Feigning a Fine Fettle

Forget what you had

Hopper, Excursion into Philosophy 1959

Excursion into Philosophy – Edward Hopper, 1959

Strains ride on billowed

Winds, traveling from somewhere

In time to this place

 

Like a dream slipped through

Narrow straits, like the sand that

Slips the hourglass

 

To rouse heavy lids

And to crank the mind awake

From memories locked

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Dismissal

Caspar_de_Crayer_Alexander_and_Diogenes

Alexander and Diogenes – Caspar de Crayer, ca. 1650

Humiliation and then bodily destruction:

The fire burning the bones, igniting

The marrow and crackling merrily,

Smacking its lips, perhaps to the savor

Of the melting flesh, or perhaps thinking

Of the lions enjoying their own flesh

Or the carrion birds and the scavenger

 

Dogs hunting for a foot poking from

Scant covering of dirt, or a hand

Grasping for the warmth of the sun

That has already descended past the

Hills around the city, sleeping as

Deep as the sorrow of the widow

And orphan, quietly huddled under

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Cataracts

The Spanish Capture of St. Kitts - Don Fadrique de Toledo, 1629

The Spanish Capture of St. Kitts by Don Fadrique de Toledo in 1629 – Felix Castelo, 1634

The sun beams upon the forgetful memory

Of an indolent island, lost, facing a warm sea,

The days as long and languid as the years

 

Stretched out. And boys play among the glossed wood

Plantations, aromatic of sugar, bananas, spice, sweat,

And human fear that wafts and billows loose shirt tails,

 

White as sheets or even sails, rocking tales dreaming over time

And waves to a boy who sits in a preternaturally quiet study,

Idly tracing the embossed figures fighting and dancing

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Automatic Response

Automat - Edward Hopper, 1927

Automat – Edward Hopper, 1927

Fan blades parcel apocalyptic light

Within a band, floating in the dark,

Sending sonorous waves of minced night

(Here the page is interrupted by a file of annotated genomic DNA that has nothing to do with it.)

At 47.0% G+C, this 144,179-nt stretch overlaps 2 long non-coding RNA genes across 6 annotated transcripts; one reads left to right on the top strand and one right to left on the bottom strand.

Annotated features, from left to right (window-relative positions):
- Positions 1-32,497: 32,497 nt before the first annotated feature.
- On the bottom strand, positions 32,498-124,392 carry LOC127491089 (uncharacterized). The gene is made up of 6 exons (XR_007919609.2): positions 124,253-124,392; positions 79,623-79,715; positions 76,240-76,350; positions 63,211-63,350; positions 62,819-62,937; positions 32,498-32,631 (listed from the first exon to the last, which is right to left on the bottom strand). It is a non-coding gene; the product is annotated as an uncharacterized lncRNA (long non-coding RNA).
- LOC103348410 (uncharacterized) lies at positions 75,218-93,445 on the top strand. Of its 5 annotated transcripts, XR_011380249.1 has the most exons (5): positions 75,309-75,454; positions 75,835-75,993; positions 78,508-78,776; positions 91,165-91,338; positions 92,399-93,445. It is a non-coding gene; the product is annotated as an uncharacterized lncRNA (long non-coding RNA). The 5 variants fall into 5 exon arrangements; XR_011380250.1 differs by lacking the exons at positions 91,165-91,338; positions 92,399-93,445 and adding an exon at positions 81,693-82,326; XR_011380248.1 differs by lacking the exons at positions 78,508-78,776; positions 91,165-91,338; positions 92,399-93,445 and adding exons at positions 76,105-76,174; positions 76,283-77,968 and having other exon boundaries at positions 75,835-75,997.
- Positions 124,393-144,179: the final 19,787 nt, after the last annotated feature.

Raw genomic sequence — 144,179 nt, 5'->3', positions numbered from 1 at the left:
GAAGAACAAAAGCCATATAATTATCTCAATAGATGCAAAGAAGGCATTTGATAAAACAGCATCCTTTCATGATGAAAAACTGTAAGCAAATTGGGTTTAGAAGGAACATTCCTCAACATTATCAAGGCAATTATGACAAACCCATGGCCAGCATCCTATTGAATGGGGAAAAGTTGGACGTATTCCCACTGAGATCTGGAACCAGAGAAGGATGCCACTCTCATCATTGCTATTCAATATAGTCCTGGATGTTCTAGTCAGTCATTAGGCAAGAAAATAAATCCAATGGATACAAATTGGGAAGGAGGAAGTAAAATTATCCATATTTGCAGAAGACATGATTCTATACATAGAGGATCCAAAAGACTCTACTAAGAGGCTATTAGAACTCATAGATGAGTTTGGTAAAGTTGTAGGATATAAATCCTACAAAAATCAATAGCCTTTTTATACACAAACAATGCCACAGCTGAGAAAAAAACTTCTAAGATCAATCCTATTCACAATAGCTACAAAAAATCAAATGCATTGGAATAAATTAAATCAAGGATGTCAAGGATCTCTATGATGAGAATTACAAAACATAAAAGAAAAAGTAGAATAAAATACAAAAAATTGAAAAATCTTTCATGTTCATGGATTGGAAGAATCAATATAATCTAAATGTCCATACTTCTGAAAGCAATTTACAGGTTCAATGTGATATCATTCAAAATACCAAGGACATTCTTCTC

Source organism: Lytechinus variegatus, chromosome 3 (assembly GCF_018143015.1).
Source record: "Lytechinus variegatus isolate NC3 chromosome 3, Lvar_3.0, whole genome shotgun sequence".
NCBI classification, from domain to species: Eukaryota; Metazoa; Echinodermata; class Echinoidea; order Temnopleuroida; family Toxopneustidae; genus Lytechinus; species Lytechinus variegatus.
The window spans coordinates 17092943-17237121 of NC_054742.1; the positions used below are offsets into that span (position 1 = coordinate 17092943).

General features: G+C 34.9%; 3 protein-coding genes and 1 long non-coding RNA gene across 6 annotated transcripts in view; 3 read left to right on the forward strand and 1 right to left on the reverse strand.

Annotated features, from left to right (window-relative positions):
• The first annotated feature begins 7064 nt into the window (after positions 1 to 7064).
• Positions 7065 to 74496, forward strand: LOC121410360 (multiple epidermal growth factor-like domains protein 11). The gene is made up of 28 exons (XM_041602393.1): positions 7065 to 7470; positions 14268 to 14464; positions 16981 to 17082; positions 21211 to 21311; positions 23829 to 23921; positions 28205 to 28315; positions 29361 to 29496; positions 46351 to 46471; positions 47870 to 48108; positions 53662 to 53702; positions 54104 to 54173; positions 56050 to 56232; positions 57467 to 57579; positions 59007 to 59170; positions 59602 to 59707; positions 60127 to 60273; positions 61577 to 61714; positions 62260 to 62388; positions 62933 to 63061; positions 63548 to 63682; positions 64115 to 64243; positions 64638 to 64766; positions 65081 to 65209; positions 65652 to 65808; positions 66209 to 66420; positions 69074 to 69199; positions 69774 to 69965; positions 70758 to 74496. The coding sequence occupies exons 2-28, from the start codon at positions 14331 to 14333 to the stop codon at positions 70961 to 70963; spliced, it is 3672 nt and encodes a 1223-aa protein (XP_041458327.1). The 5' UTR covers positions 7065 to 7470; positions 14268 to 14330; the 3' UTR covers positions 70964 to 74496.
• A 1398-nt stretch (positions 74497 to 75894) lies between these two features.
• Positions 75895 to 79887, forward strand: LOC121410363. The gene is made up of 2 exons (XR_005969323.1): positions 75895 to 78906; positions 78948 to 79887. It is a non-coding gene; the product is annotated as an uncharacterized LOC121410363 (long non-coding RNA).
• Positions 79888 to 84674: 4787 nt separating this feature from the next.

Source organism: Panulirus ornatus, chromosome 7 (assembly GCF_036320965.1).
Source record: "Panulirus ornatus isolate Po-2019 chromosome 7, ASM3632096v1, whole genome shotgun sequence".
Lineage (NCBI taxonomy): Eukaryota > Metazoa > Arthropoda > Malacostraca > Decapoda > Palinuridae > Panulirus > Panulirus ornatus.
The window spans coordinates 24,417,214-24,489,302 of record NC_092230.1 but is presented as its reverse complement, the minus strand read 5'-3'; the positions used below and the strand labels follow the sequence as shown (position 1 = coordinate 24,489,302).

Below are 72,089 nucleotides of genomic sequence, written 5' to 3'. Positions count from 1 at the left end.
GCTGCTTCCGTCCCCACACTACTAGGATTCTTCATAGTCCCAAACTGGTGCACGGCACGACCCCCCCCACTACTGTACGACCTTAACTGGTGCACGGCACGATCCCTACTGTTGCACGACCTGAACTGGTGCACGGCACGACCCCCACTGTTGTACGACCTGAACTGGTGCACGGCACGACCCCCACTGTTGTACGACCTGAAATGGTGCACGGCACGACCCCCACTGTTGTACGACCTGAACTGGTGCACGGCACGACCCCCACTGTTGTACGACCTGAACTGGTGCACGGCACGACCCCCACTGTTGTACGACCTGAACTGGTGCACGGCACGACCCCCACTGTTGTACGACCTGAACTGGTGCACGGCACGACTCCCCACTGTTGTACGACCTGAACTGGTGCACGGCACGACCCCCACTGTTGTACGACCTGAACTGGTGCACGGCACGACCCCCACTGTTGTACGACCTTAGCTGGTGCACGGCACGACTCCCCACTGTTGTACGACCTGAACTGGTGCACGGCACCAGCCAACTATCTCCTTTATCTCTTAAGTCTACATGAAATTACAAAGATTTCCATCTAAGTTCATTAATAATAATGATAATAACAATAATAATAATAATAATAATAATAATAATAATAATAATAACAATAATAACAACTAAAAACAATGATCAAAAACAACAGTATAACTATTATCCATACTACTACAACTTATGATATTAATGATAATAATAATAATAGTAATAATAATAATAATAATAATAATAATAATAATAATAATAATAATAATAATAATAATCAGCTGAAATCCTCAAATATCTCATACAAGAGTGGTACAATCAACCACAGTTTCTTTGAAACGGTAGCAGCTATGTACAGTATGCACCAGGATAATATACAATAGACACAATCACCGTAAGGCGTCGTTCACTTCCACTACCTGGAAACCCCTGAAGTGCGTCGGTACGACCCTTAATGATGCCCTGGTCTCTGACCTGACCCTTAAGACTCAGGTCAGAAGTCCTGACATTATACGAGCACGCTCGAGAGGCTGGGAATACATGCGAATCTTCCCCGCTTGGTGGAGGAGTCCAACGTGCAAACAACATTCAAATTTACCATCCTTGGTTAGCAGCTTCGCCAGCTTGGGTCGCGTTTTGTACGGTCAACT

In a rapid, rhythmic electronic glower-

A buzzing sound sizzling solipsistic-

Metronomic, monolithic, monotone.

 

She’s solitary, party of one-

Closed-cropped expression,

Clipped, tight-lipped tongue.

Tile and steel, stainless reflection

Of the gulfing glass chasm reaching to caress

Compressed shoulders that shudder, breathing.

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On the Cusp

Landscape with the Fall of Icarus, Pieter Bruegel the Elder, ca. 1558

Landscape with the Fall of Icarus – Pieter Bruegel the Elder, ca. 1558

This is the smoky dark of fervid alms and seedy recitations: hats are low

slung frames that shade the barley, that shake the quivering jowls

of stubbed shadows [cigarettes dance in bouncing constellations

 

that flash moons in the tobacco haze] – and pastoral earth

hugs the ocean against a grey sky and shepherds keep watch

from the hills [they look to the light of the sun frozen in its ascent,

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Crossroads

The Appian Way, John Linton Chapman, 1869

The Appian Way – John Linton Chapman, 1869

Begin at the intersection of all ways,

the crux of the world – all partings

are merely the divergence of a cross.

Roads lead on to roads or, not taken,

lead on to roads not withheld anyway,

and one may choose to go, crossing

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Til Death Does Depart

Marie held him tenderly, sweat dripping off her nose, shuddering, sharing his breath.

The French have a phrase, la petite mort. It means “the little death.” People use it to describe an orgasm.

He looked up at her, unfocused, shock written on his features. She was smiling beatifically, her eyes poring forth into his, glimmering his soul at the bottom of a pool, fading fast, deeper and deeper.

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Borderlands

The Empire turned in on herself when winter came early — turned to huddle over her hearth and tend the coals, to pull the thin blanket of providence tighter about her shriveling form. If the Empire were a lady, then surely these far-flung provinces were her extremities. The frostbite was evident, even as the gloves were pulled on.

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The Saint Stalls the Scum

The Saint was like a jewel in the mud, like a shaft of sun cutting through sheets of rain, like a dab of flower in a field of weeds, like a shiny copper bit in a turd. He was like a fair number of other poorly conceived similes, but Farred wasn’t a bard and the scene unfolding in front of him wasn’t worthy of song.

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Savior and Destructor

There is life and death, beginning and end, salvation and destruction, and they can all, on occasion, align and blur on the whim of chance. The two greatest people in history never met, but they did, on such a whim, unwittingly share in existence, as he gasped and wheezed in his final hour and she wailed and cried out in her first. Though it cannot be disputed that one saved the world and that the other destroyed it, it is far from clear who played which role.

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